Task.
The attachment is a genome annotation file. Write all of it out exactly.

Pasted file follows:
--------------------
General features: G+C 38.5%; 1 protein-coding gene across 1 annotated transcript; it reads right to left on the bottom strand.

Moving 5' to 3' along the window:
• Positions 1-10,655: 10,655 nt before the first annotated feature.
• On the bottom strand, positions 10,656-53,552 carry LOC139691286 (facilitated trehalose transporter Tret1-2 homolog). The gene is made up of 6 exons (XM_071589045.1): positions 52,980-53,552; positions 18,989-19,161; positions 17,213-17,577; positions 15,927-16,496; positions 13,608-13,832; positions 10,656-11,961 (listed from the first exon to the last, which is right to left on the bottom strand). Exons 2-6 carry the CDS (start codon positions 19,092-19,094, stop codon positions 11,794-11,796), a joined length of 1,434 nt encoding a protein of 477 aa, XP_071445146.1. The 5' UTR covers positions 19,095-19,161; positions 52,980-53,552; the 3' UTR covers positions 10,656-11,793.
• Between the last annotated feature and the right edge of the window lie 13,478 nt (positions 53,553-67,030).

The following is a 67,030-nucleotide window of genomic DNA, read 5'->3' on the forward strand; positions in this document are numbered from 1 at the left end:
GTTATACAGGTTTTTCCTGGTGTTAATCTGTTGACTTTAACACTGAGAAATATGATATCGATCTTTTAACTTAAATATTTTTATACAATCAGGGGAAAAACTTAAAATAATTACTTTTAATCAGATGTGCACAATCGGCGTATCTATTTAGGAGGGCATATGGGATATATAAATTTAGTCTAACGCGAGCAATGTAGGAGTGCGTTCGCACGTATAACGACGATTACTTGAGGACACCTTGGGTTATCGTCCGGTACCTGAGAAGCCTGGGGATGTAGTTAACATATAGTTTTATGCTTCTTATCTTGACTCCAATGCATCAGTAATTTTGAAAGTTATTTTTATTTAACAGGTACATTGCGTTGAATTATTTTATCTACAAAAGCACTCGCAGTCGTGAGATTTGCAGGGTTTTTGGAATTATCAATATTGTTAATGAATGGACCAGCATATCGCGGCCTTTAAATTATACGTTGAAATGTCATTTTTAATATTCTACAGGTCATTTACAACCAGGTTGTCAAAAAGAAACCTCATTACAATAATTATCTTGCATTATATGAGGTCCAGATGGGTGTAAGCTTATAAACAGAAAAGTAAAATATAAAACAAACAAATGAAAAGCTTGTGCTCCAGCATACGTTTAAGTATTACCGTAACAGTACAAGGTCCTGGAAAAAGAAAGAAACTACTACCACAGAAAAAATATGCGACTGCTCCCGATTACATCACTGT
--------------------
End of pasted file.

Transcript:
General features: G+C 38.5%; 1 protein-coding gene across 1 annotated transcript; it reads right to left on the bottom strand.

Moving 5' to 3' along the window:
• Positions 1-10,655: 10,655 nt before the first annotated feature.
• On the bottom strand, positions 10,656-53,552 carry LOC139691286 (facilitated trehalose transporter Tret1-2 homolog). The gene is made up of 6 exons (XM_071589045.1): positions 52,980-53,552; positions 18,989-19,161; positions 17,213-17,577; positions 15,927-16,496; positions 13,608-13,832; positions 10,656-11,961 (listed from the first exon to the last, which is right to left on the bottom strand). Exons 2-6 carry the CDS (start codon positions 19,092-19,094, stop codon positions 11,794-11,796), a joined length of 1,434 nt encoding a protein of 477 aa, XP_071445146.1. The 5' UTR covers positions 19,095-19,161; positions 52,980-53,552; the 3' UTR covers positions 10,656-11,793.
• Between the last annotated feature and the right edge of the window lie 13,478 nt (positions 53,553-67,030).

The following is a 67,030-nucleotide window of genomic DNA, read 5'->3' on the forward strand; positions in this document are numbered from 1 at the left end:
GTTATACAGGTTTTTCCTGGTGTTAATCTGTTGACTTTAACACTGAGAAATATGATATCGATCTTTTAACTTAAATATTTTTATACAATCAGGGGAAAAACTTAAAATAATTACTTTTAATCAGATGTGCACAATCGGCGTATCTATTTAGGAGGGCATATGGGATATATAAATTTAGTCTAACGCGAGCAATGTAGGAGTGCGTTCGCACGTATAACGACGATTACTTGAGGACACCTTGGGTTATCGTCCGGTACCTGAGAAGCCTGGGGATGTAGTTAACATATAGTTTTATGCTTCTTATCTTGACTCCAATGCATCAGTAATTTTGAAAGTTATTTTTATTTAACAGGTACATTGCGTTGAATTATTTTATCTACAAAAGCACTCGCAGTCGTGAGATTTGCAGGGTTTTTGGAATTATCAATATTGTTAATGAATGGACCAGCATATCGCGGCCTTTAAATTATACGTTGAAATGTCATTTTTAATATTCTACAGGTCATTTACAACCAGGTTGTCAAAAAGAAACCTCATTACAATAATTATCTTGCATTATATGAGGTCCAGATGGGTGTAAGCTTATAAACAGAAAAGTAAAATATAAAACAAACAAATGAAAAGCTTGTGCTCCAGCATACGTTTAAGTATTACCGTAACAGTACAAGGTCCTGGAAAAAGAAAGAAACTACTACCACAGAAAAAATATGCGACTGCTCCCGATTACATCACTGT